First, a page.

There are some limitations on the video connections that buyers should be aware of. The VSX-91TXH cannot convert 1080p component video signals to the HDMI output. You can get around this by connecting the component video output to your HDTV--and this successfully passes a component 1080p signal--but you sacrifice the one-cable convenience that upconverting AV receivers were supposed to offer. (This issue is likely to affect only owners of older, pre-HDMI Xbox 360 models.)
For audio, there are the aforementioned HDMI inputs, plus six digital audio inputs (four optical and two coaxial) and one digital audio optical output. There are two dedicated stereo analog inputs (one with a recording loop) and a 7.1 multichannel analog input. Vinyl fans will be disappointed to note the lack of a phono input, which feels a little cheap when you spend $1,000 on a receiver.
AV connectivity is great, but to really take advantage of it, you need enough selectable AV source names for all your gear. For high-def video, the VSX-91TXH is fully covered as each HDMI input has its own customizable source name, and the DVD, TV, DVR 1, and DVR 2 source names can each be assigned any of the component video inputs. If you use all your high-def inputs, there are two additional standard-def video inputs, one of which is on the front panel. This is a step up over the Onkyo TX-SR805, which offers more connectivity overall but only six total source names.
Additional connectivity is available, including XM and Sirius jacks, so you only need to connect an antenna (the XM Mini-Tuner for XM or the SiriusConnect SCH1 Home Tuner for Sirius) to get reception--with a subscription, of course. There's also a 12V trigger jack, a switched AV power outlet and an RS-232 connector to ease home automation installations. Additionally, an iPod input terminal to be used with Pioneer proprietary iPod cable, which should be included with the receiver (note that some early shipments of the VSX-91TXH, including ours, lack the iPod cable in the box and require you to call the "iPod cable hot line" to receive yours free of charge). Once you connect your iPod, you can browse your music on your TV screen using the receiver's remote.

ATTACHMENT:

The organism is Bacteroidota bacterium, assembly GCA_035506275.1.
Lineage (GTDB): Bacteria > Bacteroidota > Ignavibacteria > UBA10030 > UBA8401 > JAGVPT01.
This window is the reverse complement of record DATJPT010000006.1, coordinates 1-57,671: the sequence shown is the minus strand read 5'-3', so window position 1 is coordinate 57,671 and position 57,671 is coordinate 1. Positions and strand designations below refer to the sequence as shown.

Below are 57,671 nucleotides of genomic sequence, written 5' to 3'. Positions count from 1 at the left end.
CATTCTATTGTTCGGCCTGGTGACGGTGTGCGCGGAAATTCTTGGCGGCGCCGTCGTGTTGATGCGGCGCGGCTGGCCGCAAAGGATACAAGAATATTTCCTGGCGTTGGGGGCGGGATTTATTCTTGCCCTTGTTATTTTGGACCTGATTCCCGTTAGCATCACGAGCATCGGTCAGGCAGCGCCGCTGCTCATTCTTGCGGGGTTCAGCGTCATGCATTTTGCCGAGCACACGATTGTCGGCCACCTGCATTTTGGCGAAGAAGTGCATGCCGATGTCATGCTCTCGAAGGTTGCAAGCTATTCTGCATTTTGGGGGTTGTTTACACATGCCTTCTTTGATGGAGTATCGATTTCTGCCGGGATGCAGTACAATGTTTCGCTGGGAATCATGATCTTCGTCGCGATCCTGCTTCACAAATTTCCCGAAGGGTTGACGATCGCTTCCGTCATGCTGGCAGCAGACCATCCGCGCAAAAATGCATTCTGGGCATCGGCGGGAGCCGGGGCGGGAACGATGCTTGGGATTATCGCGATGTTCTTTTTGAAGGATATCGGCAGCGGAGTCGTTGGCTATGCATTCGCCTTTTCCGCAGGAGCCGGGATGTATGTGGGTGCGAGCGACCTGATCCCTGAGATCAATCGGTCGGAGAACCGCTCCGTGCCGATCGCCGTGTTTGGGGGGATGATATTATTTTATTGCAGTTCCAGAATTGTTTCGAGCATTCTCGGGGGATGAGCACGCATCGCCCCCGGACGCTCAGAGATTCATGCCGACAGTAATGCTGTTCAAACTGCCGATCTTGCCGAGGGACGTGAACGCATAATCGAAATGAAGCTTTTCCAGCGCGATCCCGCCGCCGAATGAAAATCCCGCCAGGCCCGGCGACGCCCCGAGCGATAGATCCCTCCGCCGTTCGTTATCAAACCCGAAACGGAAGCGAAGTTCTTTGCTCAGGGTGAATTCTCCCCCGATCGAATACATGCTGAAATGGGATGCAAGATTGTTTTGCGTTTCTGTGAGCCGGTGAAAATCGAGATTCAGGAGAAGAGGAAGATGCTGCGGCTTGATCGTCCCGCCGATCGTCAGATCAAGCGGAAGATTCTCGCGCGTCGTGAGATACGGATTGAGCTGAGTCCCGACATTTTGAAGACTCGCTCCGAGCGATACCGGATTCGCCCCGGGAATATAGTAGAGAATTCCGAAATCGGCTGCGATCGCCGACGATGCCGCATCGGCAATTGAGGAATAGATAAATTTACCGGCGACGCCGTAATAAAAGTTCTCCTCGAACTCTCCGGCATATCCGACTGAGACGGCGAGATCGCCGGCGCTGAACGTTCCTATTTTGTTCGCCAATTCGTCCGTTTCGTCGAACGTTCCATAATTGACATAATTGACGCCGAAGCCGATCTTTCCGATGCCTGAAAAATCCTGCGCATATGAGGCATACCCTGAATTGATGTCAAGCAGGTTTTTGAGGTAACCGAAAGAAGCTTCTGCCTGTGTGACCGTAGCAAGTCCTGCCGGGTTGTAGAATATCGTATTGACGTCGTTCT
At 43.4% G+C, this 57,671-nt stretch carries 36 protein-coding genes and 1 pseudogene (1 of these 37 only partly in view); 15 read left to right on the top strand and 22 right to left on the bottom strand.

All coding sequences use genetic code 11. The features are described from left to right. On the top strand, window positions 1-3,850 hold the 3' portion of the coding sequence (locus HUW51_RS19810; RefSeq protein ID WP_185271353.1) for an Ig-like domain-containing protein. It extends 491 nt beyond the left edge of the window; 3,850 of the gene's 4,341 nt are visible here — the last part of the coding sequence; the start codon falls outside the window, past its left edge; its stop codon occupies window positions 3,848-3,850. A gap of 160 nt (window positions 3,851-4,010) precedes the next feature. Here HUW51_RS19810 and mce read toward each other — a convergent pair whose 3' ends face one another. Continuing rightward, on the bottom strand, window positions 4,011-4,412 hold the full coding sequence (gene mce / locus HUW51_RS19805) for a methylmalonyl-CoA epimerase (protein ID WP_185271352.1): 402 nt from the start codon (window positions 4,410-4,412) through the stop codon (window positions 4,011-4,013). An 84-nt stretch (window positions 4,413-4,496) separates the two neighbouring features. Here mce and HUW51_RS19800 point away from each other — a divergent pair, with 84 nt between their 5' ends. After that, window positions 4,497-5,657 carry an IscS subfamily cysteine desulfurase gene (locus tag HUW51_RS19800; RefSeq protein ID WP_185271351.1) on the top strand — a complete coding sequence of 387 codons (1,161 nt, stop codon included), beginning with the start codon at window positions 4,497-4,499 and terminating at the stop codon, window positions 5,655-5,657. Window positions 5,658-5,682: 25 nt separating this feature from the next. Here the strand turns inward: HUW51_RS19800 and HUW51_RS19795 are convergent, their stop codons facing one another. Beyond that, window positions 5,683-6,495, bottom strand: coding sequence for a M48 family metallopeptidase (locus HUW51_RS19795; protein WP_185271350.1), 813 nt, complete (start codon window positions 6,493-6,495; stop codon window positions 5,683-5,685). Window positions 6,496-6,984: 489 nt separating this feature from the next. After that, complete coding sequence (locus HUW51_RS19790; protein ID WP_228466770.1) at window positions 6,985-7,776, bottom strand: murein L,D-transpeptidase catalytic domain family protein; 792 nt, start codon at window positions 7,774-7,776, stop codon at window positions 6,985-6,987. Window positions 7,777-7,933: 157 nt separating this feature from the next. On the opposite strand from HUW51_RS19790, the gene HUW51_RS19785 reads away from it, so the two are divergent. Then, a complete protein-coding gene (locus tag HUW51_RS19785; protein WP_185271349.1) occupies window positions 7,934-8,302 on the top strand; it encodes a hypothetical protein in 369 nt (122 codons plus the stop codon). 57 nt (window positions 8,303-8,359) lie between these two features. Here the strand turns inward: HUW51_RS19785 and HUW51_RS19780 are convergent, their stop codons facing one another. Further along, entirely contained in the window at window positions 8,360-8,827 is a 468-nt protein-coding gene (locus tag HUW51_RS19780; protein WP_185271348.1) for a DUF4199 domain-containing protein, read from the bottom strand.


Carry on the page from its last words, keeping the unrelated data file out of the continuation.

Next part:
The VSX-91TXH supports a second zone, using either line-level stereo analog outputs (with composite video) or by dedicating the surround back speakers to a second zone. To utilize the surround back speakers as a second zone, you'll need to change the "surround back speaker setting" in the setup menu. Although we did not test the second zone functionality of the VSX-91TXH, heavy multiroom users should note that the manual says that accessing main zone controls--such as changing the input--will temporarily interrupt service to the second zone.
Overall, the VSX-91TXH feels pretty light on the features in this price range. The Onkyo TX-SR805 offers more connectivity all around (including a third HDMI input), plus it supports a third zone and THX's Neural Surround processing--for the same price. The Sony STR-DA3300ES also offers three HDMI inputs and Sony's excellent graphical user interface for $1,000 -- although it lacks onboard decoding for Dolby TrueHD and DTS-HD Master Audio (which may or may not be a big deal, as discussed before). The Denon AVR-2808CI comes in at $1,200 and offers two HDMI inputs, plus has many other step-ups such as the new Denon GUI, component video output for a second source, and THX Neural Surround processing. It's certainly hard to argue that the VSX-91TXH has the best feature set at this price level. Better appointed step-up models exist, of course--the VSX-92TXH and VSX-94TXH offer more HDMI inputs and THX Neural Surround, but they cost $1,300 and $1,600, respectively.
The Master and Commander DVD's naval battles sounded immensely powerful over the Pioneer VSX-91TXH. Even as the 18-pound cannonballs smashed through the wooden ship's sides, and the panicked sailors ran for their lives the Pioneer receiver delivered the sonic goods. Sensing no strain, we nudged the volume higher and higher, but we cried uncle before the VSX-91TXH's 110 watts per channel did.